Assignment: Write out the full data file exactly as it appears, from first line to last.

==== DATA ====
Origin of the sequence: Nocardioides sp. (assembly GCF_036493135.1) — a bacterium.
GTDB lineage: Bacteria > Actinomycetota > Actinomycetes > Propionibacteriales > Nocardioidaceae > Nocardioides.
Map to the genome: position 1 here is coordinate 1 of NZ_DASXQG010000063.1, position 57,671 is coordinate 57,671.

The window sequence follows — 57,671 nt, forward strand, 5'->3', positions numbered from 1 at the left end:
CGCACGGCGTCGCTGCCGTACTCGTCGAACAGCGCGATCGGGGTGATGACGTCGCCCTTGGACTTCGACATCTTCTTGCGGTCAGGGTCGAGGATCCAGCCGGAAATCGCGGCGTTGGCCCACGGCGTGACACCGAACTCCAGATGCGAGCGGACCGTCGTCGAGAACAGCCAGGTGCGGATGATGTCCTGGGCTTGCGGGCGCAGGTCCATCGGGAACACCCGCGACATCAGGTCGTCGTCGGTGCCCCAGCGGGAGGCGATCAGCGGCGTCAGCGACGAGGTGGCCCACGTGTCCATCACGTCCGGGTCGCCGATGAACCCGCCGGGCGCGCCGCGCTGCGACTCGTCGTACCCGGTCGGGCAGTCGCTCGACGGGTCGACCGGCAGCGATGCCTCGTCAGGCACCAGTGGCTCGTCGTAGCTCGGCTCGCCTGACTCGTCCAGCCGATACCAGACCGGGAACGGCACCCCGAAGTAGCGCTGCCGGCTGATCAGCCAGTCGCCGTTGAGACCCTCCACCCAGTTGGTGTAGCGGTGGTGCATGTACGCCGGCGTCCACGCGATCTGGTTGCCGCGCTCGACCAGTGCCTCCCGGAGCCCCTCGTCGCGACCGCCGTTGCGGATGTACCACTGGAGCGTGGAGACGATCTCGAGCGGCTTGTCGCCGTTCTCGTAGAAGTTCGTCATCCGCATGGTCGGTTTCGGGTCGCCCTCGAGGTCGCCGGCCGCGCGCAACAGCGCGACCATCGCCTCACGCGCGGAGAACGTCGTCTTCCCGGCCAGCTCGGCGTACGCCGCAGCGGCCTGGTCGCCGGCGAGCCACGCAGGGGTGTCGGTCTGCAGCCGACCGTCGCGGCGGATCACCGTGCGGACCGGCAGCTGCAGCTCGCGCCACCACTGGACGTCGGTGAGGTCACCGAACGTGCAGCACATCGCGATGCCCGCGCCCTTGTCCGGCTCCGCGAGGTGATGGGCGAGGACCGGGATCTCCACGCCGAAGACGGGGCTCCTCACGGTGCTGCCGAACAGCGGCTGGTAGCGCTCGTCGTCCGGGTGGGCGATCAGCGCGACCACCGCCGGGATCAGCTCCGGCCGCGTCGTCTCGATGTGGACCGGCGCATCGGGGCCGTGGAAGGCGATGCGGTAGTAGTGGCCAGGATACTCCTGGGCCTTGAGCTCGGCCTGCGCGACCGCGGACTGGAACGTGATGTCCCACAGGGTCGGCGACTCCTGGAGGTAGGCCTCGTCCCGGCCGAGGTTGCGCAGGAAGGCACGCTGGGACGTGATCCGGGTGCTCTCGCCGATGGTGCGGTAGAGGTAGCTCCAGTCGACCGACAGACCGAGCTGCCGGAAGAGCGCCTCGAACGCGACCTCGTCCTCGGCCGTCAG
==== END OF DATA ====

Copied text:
Origin of the sequence: Nocardioides sp. (assembly GCF_036493135.1) — a bacterium.
GTDB lineage: Bacteria > Actinomycetota > Actinomycetes > Propionibacteriales > Nocardioidaceae > Nocardioides.
Map to the genome: position 1 here is coordinate 1 of NZ_DASXQG010000063.1, position 57,671 is coordinate 57,671.

The window sequence follows — 57,671 nt, forward strand, 5'->3', positions numbered from 1 at the left end:
CGCACGGCGTCGCTGCCGTACTCGTCGAACAGCGCGATCGGGGTGATGACGTCGCCCTTGGACTTCGACATCTTCTTGCGGTCAGGGTCGAGGATCCAGCCGGAAATCGCGGCGTTGGCCCACGGCGTGACACCGAACTCCAGATGCGAGCGGACCGTCGTCGAGAACAGCCAGGTGCGGATGATGTCCTGGGCTTGCGGGCGCAGGTCCATCGGGAACACCCGCGACATCAGGTCGTCGTCGGTGCCCCAGCGGGAGGCGATCAGCGGCGTCAGCGACGAGGTGGCCCACGTGTCCATCACGTCCGGGTCGCCGATGAACCCGCCGGGCGCGCCGCGCTGCGACTCGTCGTACCCGGTCGGGCAGTCGCTCGACGGGTCGACCGGCAGCGATGCCTCGTCAGGCACCAGTGGCTCGTCGTAGCTCGGCTCGCCTGACTCGTCCAGCCGATACCAGACCGGGAACGGCACCCCGAAGTAGCGCTGCCGGCTGATCAGCCAGTCGCCGTTGAGACCCTCCACCCAGTTGGTGTAGCGGTGGTGCATGTACGCCGGCGTCCACGCGATCTGGTTGCCGCGCTCGACCAGTGCCTCCCGGAGCCCCTCGTCGCGACCGCCGTTGCGGATGTACCACTGGAGCGTGGAGACGATCTCGAGCGGCTTGTCGCCGTTCTCGTAGAAGTTCGTCATCCGCATGGTCGGTTTCGGGTCGCCCTCGAGGTCGCCGGCCGCGCGCAACAGCGCGACCATCGCCTCACGCGCGGAGAACGTCGTCTTCCCGGCCAGCTCGGCGTACGCCGCAGCGGCCTGGTCGCCGGCGAGCCACGCAGGGGTGTCGGTCTGCAGCCGACCGTCGCGGCGGATCACCGTGCGGACCGGCAGCTGCAGCTCGCGCCACCACTGGACGTCGGTGAGGTCACCGAACGTGCAGCACATCGCGATGCCCGCGCCCTTGTCCGGCTCCGCGAGGTGATGGGCGAGGACCGGGATCTCCACGCCGAAGACGGGGCTCCTCACGGTGCTGCCGAACAGCGGCTGGTAGCGCTCGTCGTCCGGGTGGGCGATCAGCGCGACCACCGCCGGGATCAGCTCCGGCCGCGTCGTCTCGATGTGGACCGGCGCATCGGGGCCGTGGAAGGCGATGCGGTAGTAGTGGCCAGGATACTCCTGGGCCTTGAGCTCGGCCTGCGCGACCGCGGACTGGAACGTGATGTCCCACAGGGTCGGCGACTCCTGGAGGTAGGCCTCGTCCCGGCCGAGGTTGCGCAGGAAGGCACGCTGGGACGTGATCCGGGTGCTCTCGCCGATGGTGCGGTAGAGGTAGCTCCAGTCGACCGACAGACCGAGCTGCCGGAAGAGCGCCTCGAACGCGACCTCGTCCTCGGCCGTCAG